Akron is the only major city in Ohio without a space dedicated to chronicling its history — an issue officials plan to resolve with a grant to begin construction on a new museum slated to open downtown next fall.
Located at the Bowery at 172 S. Main St., the three-story, 3,000-square foot building will include exhibits, artifacts and photos sharing the city’s history over 200 years, including “stories that maybe haven’t always been told,” Bicentennial Commission Executive Secretary David Lieberth said.
“Some of Akron’s past that wasn’t so good,” Lieberth said in a May 16 presentation to Akron City Council, citing the prevalence of the Ku Klux Klan in the 1920s and the failed innerbelt project that displaced thousands of Black households in the 1960s. “We like to brag about Akron’s successes… but we’ve had failures in society and in the course of moving forward, there have been backward steps. Those are parts of Akron as well.”
The first floor will feature Akron’s earliest history of the area’s indigenous people, the construction of the Ohio Erie Canal and more. The second floor, called “Boomtown,” will tell the stories of the industries that made Akron, including clay production, farm machinery, cereal and, of course, rubber. Social movements, such as Alcoholics Anonymous, which was founded in Akron, also will be documented in exhibits.
“The whole history of Akron will be revealed,” said Lieberth, who formerly served as the mayor’s chief of staff and deputy mayor of administration from 2002 to 2012. “We really want people to learn about that history.”
Items and images come from the Summit County Historical Society, Akron-Summit County Public Library and the University of Akron archives, including an eight-inch flint blade unearthed by archaeologists along Portage Path, early tire making equipment and a flag and patch from the space uniform of Judith Resnik, an Akron native who died on the Challenger mission.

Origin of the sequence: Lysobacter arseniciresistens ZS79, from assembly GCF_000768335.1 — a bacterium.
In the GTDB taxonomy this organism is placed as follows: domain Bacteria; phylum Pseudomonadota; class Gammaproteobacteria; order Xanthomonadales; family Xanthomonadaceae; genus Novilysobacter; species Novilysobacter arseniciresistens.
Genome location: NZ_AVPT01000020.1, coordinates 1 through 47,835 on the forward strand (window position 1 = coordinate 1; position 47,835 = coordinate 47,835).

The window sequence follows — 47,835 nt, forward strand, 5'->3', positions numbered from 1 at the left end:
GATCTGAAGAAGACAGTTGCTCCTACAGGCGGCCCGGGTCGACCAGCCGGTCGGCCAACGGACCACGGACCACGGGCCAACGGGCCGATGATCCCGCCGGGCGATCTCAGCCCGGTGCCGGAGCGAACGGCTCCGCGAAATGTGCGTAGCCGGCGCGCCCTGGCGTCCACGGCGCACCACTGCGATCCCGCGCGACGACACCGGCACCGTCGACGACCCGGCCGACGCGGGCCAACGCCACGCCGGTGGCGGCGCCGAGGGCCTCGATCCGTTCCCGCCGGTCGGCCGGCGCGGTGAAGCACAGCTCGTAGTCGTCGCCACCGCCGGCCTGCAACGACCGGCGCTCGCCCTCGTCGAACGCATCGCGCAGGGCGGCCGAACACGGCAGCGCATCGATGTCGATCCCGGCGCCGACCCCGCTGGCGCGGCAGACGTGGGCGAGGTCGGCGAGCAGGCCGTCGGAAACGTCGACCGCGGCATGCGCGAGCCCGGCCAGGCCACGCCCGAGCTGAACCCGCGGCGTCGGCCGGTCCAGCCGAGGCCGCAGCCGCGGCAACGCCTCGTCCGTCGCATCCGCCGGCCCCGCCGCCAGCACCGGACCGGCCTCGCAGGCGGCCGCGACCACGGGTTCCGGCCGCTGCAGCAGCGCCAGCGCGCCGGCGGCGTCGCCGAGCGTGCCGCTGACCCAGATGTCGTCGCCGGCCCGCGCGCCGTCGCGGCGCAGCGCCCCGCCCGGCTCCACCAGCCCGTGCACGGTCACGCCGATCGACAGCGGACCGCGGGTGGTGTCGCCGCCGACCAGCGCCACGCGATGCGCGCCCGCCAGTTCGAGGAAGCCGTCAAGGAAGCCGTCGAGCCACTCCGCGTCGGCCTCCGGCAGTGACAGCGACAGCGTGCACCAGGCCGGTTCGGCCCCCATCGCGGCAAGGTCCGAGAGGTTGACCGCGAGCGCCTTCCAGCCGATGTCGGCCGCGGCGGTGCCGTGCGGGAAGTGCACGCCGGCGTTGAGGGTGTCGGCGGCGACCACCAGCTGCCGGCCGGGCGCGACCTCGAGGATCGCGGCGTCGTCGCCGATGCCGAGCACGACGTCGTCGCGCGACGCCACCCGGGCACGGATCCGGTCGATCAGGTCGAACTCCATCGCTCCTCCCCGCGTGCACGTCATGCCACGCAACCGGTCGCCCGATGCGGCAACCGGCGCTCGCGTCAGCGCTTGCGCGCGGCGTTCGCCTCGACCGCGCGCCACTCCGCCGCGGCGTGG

Following passage of legislation by Akron City Council on Monday, the mayor’s office will disburse a $450,000 grant over two years to begin construction of the exhibits. The total fundraising goal is $2 million. The space is ready to use, with infrastructure, lighting, security cameras and more.
Consultants are currently assisting with the design phase.
Doors are scheduled to open in September 2023. Admission will be free to the public.
The space will be operated by the Akron Summit County Public Library.
Building D, where the center will be housed, is the only space in the six-building block of the Bowery zoned for nonprofit use. The library will not pay rent and will only be responsible for paying utilities once opened. The $2 million fundraising goal includes utility assistance for the first year.
One employee from the library’s special collections division will be assigned to the exhibit. It will be staffed on a volunteer basis throughout the day with paid security.
The history center is part of Akron’s upcoming yearlong bicentennial celebration in 2025. The bicentennial’s commission, made up of 24 residents from each of Akron’s wards and neighborhoods, will consult on the Akron history center and other projects associated with the celebration.
“If history teaches us nothing else, we can overcome our differences, we can overcome those setbacks and we can be where we are today, which is a city moving forward,” Lieberth said.
Reporter Abbey Marshall is a corps member with Report for America, a national service program that places journalists into local newsrooms. Learn more at reportforamerica.org. Contact her at at [email protected]